On the Lake: An ode to our Water Quality Monitoring volunteers

By Shannon Williamson
Reader Columnist

Lake Pend Oreille Waterkeeper (LPOW) recently wrapped up its sixth year of seasonal water quality monitoring, which is kind of a big deal. Why? Because this program is fueled almost 100 percent by the power of volunteers. In think it’s pretty spectacular that a group of volunteer citizen scientists march out to their aquatic vehicle of choice for five months out of the year to collect water samples spanning an area of 60 miles so that we know what’s going on with our local waterways.

Shannon Williamson.

I started our seasonal Water Quality Monitoring program in the summer of 2012 so that we could answer tough questions about water quality with scientifically sound facts. While the state does do some level of monitoring of Lake Pend Oreille and the Pend Oreille River, their efforts are project- (and budget-) driven, which doesn’t produce a consistent pattern of results over time.

Thanks to our group of hearty volunteers over the years, we’ve collected water samples from 15 locations across Lake Pend Oreille and the Pend Oreille River from June through October since 2012. Our testing produces nearly 1,000 data points per month. That’s a lot of info. Our volunteers are highly trained and follow rigorous collection and testing procedures so that we meet certain quality standards – hence their fancy citizen scientist designations. Their attention to detail makes it possible for our state and federal regulatory agencies to actually use our data.

So what are all these data points used for? Besides making pretty graphs, our data has been used to inform water quality decisions by our Idaho Department of Environmental Quality (DEQ) and the EPA. The weedy mess off Kootenai Bay, otherwise known as Boyer Slough, is now receiving special attention by DEQ due to our monitoring showing HUGE amounts of nutrient pollution. We’re super happy about that and we hope the folks that (try to) enjoy the slough are too. The EPA has also used our data when creating effluent limits for wastewater treatment facilities that discharge to the lake or river.

Two Water Quality Monitoring Program volunteers Bruce and Judy Butler, enjoy a day on the lake. Photo by Becky Reynolds.

All of this wouldn’t be possible without our volunteers. It may sound like a cushy job, but believe me, it’s not always fun in the sun. Our volunteers have braved some pretty sketchy scenarios on the water from their boats, kayaks, canoes and even paddleboards. While we try to avoid hazardous situations, you know how fickle our lovely lake can be. Trying to fill a slew of water bottles for the lab, from an often-leaking sampling contraption, without contaminating said bottles, while trying to stay upright, becomes mighty tricky when the waves roll in.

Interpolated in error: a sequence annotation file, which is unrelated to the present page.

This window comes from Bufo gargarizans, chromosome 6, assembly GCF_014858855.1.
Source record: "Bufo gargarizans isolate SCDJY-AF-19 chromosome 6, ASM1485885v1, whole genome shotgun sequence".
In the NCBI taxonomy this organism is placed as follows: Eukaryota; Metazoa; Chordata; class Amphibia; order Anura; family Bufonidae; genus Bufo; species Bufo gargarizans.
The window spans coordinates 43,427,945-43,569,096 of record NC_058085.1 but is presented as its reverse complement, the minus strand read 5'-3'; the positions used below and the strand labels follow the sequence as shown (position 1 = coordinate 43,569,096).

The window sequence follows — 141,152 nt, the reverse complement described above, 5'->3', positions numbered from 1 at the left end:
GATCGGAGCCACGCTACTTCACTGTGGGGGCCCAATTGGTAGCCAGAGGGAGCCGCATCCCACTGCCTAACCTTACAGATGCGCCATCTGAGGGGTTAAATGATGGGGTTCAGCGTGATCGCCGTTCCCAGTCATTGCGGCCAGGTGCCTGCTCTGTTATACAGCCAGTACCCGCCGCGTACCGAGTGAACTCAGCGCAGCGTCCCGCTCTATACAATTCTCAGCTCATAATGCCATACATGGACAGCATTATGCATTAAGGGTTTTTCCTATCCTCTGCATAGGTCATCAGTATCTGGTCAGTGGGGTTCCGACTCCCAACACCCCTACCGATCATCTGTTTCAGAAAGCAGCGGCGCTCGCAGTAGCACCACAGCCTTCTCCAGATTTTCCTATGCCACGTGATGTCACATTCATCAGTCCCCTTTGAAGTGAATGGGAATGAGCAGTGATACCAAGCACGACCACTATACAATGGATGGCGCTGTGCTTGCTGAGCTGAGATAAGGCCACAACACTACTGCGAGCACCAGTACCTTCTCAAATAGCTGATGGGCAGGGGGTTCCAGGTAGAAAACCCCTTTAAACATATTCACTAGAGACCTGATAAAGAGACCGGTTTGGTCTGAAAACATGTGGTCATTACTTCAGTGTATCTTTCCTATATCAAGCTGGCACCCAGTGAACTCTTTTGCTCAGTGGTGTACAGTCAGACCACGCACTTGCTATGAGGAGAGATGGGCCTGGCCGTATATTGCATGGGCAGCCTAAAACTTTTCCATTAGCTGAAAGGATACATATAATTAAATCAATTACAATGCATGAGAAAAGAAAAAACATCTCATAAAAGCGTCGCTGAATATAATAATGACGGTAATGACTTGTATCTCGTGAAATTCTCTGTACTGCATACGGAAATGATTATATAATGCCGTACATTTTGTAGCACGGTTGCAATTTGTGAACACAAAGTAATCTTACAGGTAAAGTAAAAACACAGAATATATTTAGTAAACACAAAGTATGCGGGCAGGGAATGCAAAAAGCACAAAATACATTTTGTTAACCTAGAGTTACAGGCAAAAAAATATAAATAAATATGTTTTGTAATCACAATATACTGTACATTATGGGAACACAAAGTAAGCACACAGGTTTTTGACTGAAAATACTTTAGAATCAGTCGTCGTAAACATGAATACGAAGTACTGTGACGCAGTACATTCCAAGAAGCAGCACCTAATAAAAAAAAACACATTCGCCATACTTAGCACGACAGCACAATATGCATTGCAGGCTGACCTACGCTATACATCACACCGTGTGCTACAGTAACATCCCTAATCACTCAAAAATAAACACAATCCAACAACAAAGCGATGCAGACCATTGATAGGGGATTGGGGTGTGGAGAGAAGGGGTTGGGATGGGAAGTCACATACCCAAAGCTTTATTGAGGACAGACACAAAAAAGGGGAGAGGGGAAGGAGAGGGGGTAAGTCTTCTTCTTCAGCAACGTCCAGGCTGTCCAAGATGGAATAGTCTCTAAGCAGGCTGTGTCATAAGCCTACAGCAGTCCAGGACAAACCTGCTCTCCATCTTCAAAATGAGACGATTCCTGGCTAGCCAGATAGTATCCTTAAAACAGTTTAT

But they do it. Year after year. We even have a few volunteers that have been with us all six years, and we thank our lucky stars for their dedication and/or deep affection for rite in the rain paper and dissolved oxygen kits. I am deeply grateful to all the men and women that give up hours of their personal time to collect the data that helps us keep our local waterways swimmable, fishable and drinkable. If you would like to join our team of citizen scientists in June 2018, give me a shout!

While we have you ...

... if you appreciate that access to the news, opinion, humor, entertainment and cultural reporting in the Sandpoint Reader is freely available in our print newspaper as well as here on our website, we have a favor to ask. The Reader is locally owned and free of the large corporate, big-money influence that affects so much of the media today. We're supported entirely by our valued advertisers and readers. We're committed to continued free access to our paper and our website here with NO PAYWALL - period. But of course, it does cost money to produce the Reader. If you're a reader who appreciates the value of an independent, local news source, we hope you'll consider a voluntary contribution. You can help support the Reader for as little as $1.

Support The Reader

You may also like...

Close [x]

Want to support independent local journalism?

The Sandpoint Reader is our town's local, independent weekly newspaper. "Independent" means that the Reader is locally owned, in a partnership between Publisher Ben Olson and Keokee Co. Publishing, the media company owned by Chris Bessler that also publishes Sandpoint Magazine and Sandpoint Online. Sandpoint Reader LLC is a completely independent business unit; no big newspaper group or corporate conglomerate or billionaire owner dictates our editorial policy. And we want the news, opinion and lifestyle stories we report to be freely available to all interested readers - so unlike many other newspapers and media websites, we have NO PAYWALL on our website. The Reader relies wholly on the support of our valued advertisers, as well as readers who voluntarily contribute. Want to ensure that local, independent journalism survives in our town? You can help support the Reader for as little as $1.